The recent tradition of having comedians appear in the Assembly Rooms annual fringe classic continues with Omid Djalili leading Owen O'Neill and Dave Johns' slimmed down stage version of the movie favourite.
Djalili plays the Morgan Freeman role of Red, described in the Stephen King novella as an Irishman with red hair, and he does okay, without finding that spiritual dimension in the role that distinguished both Freeman on film and Reg E Cathey in Peter Sheridan's production four years ago in the West End.
The play is about liberty in prison, freedom in adversity, friendship in the depths of despair and brutality, and Lucy Pitman-Wallace's efficient production, though neatly staged around five mobile prison towers, doesn't quite hit the mark, nor does it carry a sense of passing time over 30 years.
But Djalili, more shyster than shaman, more fixer than fantasy-dealer, is a likeable if underpowered stage presence, and the lean and lanky Kyle Secor is outstanding as Andy Dufresne, the high-flying banker wrongly convicted of murdering his wife and her lover.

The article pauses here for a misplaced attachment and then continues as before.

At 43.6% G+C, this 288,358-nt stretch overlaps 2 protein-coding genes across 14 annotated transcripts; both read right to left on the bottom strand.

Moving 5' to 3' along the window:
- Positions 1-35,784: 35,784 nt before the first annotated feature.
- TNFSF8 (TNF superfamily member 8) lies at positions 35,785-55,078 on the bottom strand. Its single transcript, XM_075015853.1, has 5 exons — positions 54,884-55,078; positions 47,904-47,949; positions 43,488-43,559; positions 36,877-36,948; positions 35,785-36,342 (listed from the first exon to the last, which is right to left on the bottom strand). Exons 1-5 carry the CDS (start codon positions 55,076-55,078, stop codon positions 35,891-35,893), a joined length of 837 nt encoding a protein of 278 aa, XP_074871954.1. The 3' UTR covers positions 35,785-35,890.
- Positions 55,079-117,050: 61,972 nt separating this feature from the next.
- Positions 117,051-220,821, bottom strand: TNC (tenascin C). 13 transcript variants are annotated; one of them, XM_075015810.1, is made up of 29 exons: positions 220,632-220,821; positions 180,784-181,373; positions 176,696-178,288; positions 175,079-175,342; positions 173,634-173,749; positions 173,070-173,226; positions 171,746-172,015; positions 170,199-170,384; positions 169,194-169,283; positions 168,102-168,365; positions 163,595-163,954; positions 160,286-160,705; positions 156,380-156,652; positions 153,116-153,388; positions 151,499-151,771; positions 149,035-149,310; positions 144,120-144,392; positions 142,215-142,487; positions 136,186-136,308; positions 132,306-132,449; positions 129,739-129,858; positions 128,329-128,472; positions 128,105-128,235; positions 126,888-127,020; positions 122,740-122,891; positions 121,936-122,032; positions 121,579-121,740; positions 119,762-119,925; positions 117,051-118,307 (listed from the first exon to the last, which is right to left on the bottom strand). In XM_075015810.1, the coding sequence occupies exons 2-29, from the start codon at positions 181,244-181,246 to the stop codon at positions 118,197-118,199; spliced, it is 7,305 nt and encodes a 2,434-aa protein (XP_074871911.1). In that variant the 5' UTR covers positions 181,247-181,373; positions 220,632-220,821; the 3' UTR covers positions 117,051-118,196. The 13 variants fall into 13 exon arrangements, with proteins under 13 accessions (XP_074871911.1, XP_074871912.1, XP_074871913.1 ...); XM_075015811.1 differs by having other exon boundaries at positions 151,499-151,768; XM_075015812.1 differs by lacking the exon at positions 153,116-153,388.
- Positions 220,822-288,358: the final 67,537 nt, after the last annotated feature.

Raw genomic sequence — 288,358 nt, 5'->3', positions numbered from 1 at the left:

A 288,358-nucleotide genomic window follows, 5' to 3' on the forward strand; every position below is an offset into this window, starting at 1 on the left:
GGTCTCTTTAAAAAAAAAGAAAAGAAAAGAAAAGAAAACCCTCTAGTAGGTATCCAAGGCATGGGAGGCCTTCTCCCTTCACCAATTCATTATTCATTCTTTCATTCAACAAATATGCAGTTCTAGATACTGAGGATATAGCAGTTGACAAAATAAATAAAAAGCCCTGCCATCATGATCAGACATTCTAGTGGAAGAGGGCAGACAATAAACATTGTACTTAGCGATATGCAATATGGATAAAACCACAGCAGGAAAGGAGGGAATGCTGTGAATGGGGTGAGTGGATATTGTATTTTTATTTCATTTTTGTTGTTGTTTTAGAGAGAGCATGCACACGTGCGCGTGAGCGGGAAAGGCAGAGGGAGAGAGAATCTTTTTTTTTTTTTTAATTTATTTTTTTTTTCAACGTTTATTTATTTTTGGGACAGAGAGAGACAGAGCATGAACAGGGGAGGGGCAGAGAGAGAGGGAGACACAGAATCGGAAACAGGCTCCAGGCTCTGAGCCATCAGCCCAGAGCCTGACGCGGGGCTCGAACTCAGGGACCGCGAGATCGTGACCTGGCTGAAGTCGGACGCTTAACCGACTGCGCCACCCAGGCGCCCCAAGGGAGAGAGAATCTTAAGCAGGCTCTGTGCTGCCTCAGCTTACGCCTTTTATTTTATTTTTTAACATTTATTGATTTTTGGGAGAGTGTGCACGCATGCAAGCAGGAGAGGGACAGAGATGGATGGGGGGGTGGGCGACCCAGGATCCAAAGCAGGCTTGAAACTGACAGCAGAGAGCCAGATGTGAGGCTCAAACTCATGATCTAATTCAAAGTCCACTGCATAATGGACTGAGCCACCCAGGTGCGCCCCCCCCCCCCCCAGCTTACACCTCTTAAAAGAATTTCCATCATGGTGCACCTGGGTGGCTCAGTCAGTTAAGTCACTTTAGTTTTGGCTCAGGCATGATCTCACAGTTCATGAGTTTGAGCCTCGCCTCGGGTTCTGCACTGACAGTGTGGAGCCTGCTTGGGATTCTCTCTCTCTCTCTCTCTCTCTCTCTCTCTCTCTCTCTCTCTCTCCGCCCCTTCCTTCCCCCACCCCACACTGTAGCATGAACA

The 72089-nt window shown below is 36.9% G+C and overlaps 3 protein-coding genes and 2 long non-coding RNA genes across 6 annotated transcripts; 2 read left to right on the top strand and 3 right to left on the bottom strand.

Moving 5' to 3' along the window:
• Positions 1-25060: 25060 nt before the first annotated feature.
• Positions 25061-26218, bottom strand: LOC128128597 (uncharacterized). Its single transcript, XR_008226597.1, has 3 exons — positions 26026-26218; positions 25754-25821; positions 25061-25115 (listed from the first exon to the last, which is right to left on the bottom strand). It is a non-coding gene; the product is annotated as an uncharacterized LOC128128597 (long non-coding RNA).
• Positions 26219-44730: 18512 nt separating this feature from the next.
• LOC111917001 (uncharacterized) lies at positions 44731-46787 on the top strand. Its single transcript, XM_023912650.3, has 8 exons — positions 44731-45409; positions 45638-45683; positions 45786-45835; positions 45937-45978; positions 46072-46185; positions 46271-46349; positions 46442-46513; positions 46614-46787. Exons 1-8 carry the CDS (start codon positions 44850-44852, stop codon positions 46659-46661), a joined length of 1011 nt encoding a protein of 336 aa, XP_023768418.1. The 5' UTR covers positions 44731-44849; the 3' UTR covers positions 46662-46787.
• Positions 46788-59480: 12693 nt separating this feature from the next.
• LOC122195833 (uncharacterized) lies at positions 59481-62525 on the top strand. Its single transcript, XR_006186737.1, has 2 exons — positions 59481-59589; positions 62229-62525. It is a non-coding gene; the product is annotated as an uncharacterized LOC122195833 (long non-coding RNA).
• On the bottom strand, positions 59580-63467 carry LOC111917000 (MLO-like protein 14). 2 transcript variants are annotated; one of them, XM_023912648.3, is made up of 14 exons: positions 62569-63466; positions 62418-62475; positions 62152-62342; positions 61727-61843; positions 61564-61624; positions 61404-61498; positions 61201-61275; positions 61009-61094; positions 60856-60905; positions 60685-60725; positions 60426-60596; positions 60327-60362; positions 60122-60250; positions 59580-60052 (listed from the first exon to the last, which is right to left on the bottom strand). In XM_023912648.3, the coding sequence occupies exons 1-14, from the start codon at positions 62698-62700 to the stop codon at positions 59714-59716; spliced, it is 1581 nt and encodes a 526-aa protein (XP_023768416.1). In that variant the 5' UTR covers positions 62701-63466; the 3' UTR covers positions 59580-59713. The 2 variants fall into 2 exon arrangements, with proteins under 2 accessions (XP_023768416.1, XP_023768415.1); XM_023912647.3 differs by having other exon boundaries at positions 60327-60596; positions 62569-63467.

That strand in the play is brilliantly resolved in the scenes with Jack Monaghan's baby-faced Tommy Williams, whom Andy adopts inside and tutors before their project is brutally crushed. Ian Lavender chips in with a lovely (though too long-haired) old Brooksie, and the rapist gang of "sisters" are reduced to the gruesome twosome of Vincenzo Nicoli and Terry Alderton. Owen O'Neill himself slithers sleekly around as the corrupt warden.